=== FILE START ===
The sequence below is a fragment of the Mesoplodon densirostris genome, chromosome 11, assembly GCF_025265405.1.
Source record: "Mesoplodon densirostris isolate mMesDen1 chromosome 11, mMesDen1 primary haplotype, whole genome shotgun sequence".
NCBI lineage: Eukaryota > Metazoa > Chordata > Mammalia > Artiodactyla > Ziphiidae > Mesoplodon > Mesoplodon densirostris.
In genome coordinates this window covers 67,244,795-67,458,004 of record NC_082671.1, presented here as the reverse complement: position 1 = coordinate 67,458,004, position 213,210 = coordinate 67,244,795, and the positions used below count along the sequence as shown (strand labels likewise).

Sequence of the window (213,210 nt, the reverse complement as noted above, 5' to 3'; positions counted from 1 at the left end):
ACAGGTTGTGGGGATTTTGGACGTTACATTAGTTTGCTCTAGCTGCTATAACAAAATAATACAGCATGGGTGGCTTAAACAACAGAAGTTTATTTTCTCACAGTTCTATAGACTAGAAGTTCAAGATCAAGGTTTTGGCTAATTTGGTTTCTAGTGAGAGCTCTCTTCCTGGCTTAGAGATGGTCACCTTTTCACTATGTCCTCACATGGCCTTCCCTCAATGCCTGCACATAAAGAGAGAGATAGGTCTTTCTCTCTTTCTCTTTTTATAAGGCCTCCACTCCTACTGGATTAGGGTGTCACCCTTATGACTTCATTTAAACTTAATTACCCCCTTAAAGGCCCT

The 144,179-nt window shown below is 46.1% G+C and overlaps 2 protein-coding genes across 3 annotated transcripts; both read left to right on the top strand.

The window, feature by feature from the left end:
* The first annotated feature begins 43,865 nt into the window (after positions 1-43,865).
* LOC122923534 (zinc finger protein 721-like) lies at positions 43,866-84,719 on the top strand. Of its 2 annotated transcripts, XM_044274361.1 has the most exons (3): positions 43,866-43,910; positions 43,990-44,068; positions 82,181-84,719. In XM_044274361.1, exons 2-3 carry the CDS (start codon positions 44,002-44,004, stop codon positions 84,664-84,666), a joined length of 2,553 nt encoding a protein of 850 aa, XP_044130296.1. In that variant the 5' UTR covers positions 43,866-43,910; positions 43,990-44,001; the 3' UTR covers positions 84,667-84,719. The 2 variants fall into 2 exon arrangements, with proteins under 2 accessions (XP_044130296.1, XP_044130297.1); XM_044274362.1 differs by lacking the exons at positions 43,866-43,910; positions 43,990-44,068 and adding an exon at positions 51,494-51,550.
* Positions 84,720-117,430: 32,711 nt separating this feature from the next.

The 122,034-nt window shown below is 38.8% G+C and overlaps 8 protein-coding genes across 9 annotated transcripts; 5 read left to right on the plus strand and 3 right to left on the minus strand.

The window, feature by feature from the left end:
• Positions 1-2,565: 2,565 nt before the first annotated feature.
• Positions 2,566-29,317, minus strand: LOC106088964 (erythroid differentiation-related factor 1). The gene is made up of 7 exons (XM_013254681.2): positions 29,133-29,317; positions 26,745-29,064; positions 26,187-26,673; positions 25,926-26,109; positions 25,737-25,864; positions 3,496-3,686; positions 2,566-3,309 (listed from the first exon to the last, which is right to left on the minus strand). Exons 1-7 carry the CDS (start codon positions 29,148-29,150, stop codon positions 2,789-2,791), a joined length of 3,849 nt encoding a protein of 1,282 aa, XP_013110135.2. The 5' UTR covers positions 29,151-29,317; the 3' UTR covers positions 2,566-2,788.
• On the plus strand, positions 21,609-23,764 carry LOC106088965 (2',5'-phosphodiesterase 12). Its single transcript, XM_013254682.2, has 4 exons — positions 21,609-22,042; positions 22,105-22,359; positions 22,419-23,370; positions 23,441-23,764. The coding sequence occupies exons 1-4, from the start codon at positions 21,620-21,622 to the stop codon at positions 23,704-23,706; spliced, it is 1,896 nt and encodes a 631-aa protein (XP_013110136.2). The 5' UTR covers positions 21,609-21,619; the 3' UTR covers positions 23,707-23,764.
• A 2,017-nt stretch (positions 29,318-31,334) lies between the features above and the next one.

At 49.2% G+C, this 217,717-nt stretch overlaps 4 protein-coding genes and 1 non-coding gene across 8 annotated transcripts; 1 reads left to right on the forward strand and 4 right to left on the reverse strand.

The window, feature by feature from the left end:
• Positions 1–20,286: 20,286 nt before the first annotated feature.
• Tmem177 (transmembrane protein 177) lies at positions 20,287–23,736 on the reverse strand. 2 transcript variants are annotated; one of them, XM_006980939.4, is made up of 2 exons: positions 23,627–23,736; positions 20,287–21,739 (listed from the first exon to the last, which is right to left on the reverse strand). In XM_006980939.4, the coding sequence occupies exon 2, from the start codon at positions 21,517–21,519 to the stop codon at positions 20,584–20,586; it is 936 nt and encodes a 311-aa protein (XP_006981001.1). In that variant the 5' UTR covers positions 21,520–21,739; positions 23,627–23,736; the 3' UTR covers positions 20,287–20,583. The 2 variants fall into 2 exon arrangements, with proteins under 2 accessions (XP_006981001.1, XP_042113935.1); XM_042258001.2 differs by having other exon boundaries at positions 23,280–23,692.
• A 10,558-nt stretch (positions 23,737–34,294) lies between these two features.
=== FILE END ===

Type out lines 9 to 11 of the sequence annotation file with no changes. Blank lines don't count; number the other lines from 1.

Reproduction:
* The first annotated feature begins 43,865 nt into the window (after positions 1-43,865).
* LOC122923534 (zinc finger protein 721-like) lies at positions 43,866-84,719 on the top strand. Of its 2 annotated transcripts, XM_044274361.1 has the most exons (3): positions 43,866-43,910; positions 43,990-44,068; positions 82,181-84,719. In XM_044274361.1, exons 2-3 carry the CDS (start codon positions 44,002-44,004, stop codon positions 84,664-84,666), a joined length of 2,553 nt encoding a protein of 850 aa, XP_044130296.1. In that variant the 5' UTR covers positions 43,866-43,910; positions 43,990-44,001; the 3' UTR covers positions 84,667-84,719. The 2 variants fall into 2 exon arrangements, with proteins under 2 accessions (XP_044130296.1, XP_044130297.1); XM_044274362.1 differs by lacking the exons at positions 43,866-43,910; positions 43,990-44,068 and adding an exon at positions 51,494-51,550.
* Positions 84,720-117,430: 32,711 nt separating this feature from the next.